What Is There to Say About This Austin Police Video?
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There’s an old adage in journalism that you’ve probably heard: a dog bites a man, that’s not a story. A man bites a dog, that’s a story.
You have to keep this in mind when covering the great state of Texas. A lot of noteworthy things happen—noteworthy except for the fact that we see them a lot. And that makes the question of whether we cover the video below, of an incident on Sixth Street that happened over the weekend between Austin police officers and the citizens they’re sworn to protect and serve, a tough call from a news perspective. Take a look.
It opens with a bunch of APD officers cuffing a man in a prone position—a legitimate part of police activities—and continues as multiple officers seek to establish a perimeter on the street, keeping bystanders on the sidewalk. That’s also legit. But as the video continues, mounted police begin riding into the people who are off to the side, as the observers film their actions on their cellphones. And then one mounted officer who has apparently had enough of it grabs the phone from the hand of one man and rides away with it. As the man gestures to the officer and reaches out in her direction, another officer lets loose a steady two-second stream of pepper spray in his face.
The officer taking the man’s cellphone seems to be violating his rights—it’s not illegal to film police, and if he is within an unclear perimeter, the proper way to handle that probably isn’t to steal his phone. The officer who then sprays him in the face might see the guy as a threat to his fellow officer—who knows how far he’ll go to retrieve his property?—but it’d be hard to argue from the encounter that he’s guilty of anything more serious than pissing off a cop who was tired of being filmed. And, again, that’s not actually a crime. (In fact, the Texas Legislature considered a bill earlier this year that would have made it illegal to film a police officer from less than 25 feet away, but decided against it.)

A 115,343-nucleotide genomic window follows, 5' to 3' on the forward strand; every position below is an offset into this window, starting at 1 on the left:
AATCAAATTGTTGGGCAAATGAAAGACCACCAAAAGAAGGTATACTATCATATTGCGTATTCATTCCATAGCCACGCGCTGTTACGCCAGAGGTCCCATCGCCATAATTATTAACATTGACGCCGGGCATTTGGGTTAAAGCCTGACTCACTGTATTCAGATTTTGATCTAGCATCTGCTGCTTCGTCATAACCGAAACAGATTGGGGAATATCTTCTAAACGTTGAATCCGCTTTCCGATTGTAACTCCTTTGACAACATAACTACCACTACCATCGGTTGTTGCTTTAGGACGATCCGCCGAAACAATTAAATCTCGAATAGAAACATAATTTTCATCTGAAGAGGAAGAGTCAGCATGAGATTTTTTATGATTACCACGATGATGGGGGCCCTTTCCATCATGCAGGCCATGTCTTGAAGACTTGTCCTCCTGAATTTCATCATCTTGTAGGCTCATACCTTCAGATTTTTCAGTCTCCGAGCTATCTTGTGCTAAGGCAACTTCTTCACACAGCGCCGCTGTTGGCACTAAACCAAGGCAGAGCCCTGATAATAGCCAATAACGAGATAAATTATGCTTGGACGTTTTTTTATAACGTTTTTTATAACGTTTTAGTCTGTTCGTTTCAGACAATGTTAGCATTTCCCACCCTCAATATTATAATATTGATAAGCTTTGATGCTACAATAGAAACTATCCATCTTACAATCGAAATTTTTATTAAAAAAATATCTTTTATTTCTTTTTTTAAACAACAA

The officers’ actions are under review from the department, but there’s not much of an argument that the APD behaved appropriately on Saturday night.
But how many stories about police abusing their authority, or viewing citizens as enemies, do we have an appetite for? How many videos of police behaving poorly must we see before it’s just another dog biting a man?
One has to ask these questions in the wake of what happened in McKinney over the weekend. That story became an international headline (here, go read about it in French) and subsequently attracted hundreds, from around Texas and the U.S., to march in protest.
On another weekend, what happened on Sixth Street in Austin might have been a bigger story—there’s clear-cut video of a police officer stealing a guy’s phone and then another officer pepper-spraying him for it—but it’s also hard to justify the idea that this sort of thing deserves less attention simply because it happened the same weekend that police in another city did something even more egregious.
This steady stream of stories can reduce our faith in authority to Arya Stark–level lows. But at the same time, it seems like the best way for trust to be restored in this institution isn’t through journalists refraining from reporting every time the police abused their authority; the best way would be for the police to stop abusing it.